About Me

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Lindon, Utah, United States
"I am a person with a unique frequency who is becoming a son of God."

Friday, August 1, 2008

A Bit More of My Story

The first time Paul Porter and I met was in the LTM (Language Training Mission) in Provo, Utah while learning Japanese prior to go to Nagoya, Japan for our two-year LDS missions. The first thing I remember about Paul was that one evening, he was showing some slides of some of his recent hikes in Canada. His eye for and appreciation of nature spoke to me, and I thought, "This is a guy I could be friends with." I think we may have visited for a few minutes that evening. At any rate, we hit it off then, and have continued to be friends for the past 30 years.

As missionaries in Japan, our first home their was in an apartment in Nagoya as junior companions. At the time, we were two fired up young missionaries who thought that our senior companions were pretty lazy and uninspiring. We probably spent more time proselyting together than we did with our senior companions. I think they probably got a bit tired of all our fired up zeal and figured that one of the best cures for this was to inflict us upon each other. At any rate, we had a lot of time to hear one another's stories and to strengthen our friendship.

One morning in June, we decided to go on a run together. It was a humid summer morning. We took off running through these dirt trails through the trees and forest that was next to our apartment. Somehow, we ended up at this big park. While sitting at a park bench there, Paul pulled out his Japanese-English pocket dictionary and asked me to do the same.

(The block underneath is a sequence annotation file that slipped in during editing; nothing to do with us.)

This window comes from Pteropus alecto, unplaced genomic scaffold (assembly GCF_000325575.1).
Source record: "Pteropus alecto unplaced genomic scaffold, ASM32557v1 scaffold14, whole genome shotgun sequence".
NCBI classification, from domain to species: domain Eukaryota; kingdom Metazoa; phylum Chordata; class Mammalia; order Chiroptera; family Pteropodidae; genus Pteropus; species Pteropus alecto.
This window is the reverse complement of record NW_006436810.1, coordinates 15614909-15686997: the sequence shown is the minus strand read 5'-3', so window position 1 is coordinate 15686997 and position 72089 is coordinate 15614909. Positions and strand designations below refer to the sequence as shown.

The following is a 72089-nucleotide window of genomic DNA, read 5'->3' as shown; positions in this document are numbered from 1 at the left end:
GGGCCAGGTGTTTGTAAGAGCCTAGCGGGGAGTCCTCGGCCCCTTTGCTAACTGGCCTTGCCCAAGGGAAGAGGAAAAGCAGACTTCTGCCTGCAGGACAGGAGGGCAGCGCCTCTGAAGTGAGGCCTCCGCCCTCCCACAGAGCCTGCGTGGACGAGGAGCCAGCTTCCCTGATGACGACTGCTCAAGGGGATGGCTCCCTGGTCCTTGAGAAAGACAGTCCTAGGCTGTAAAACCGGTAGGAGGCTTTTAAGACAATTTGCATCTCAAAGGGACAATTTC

He said, "Okay, here's what were going to do. Let's close our eyes and open our dictionaries to a random page. Then, point to a spot on the page. Whatever word is closest to the spot we point will be our Japanese names for each other."

I was game for Paul's suggestion and went along with his idea. I can't remember who went first, but I think it may have been me. I closed my eyes, opened my dictionary, and pointed. Under my left index finger was the word GURERU. Its meaning was "to stray from the right path." Paul went next. Under his finger was the word FUTEKI "daring, fearless, intrepid, bold, tough."

And so those are the Japanese names we still often call each other. I find my own name of Gureru has almost been prophetic of how my own life has unfolded. When I first picked this name--or was it that it picked me--I was a bit disappointed and wanted to have another go at it. However, Paul and I had made a deal. Back then and up to only a few years ago, I thought, "Well, I sure hope that I never stray from the 'right' path, AND aren't I fortunate that I know what 'the' right path is and can help others to find it."

You see I use to believe that there was only "one" right and "most correct" path. When I was in the LTM learning Japanese and preparing for my mission to Japan, I remember once that our teacher said that there was a common saying in Japan that we might hear when introducing Mormonism to the Japanese. The saying was: "All paths lead to the top of Mount Fuji." If confronted by this saying, we were told to reply, "That may be true for Mount Fuji, but what we are offering you is the pathway to heaven." Oh, don't we display such arrogancy and blindness when we think we "know" what's best for others.

I recently wrote a story I entitled "The Parable of the Potluck." Here it is:

(Keith L. Jensen, July 2008)
When I was a kid growing up in Sun River Valley, one of my most pleasant memories is of potluck dinners at the Sun River Valley LDS Church. On a summer evening on the 4th or 24th of July, we would all gather at the Sun River Valley LDS Church. Depending on the weather, tables would either be set up in the cultural hall or outside on the grass. Everyone would bring their favorite dishes to share.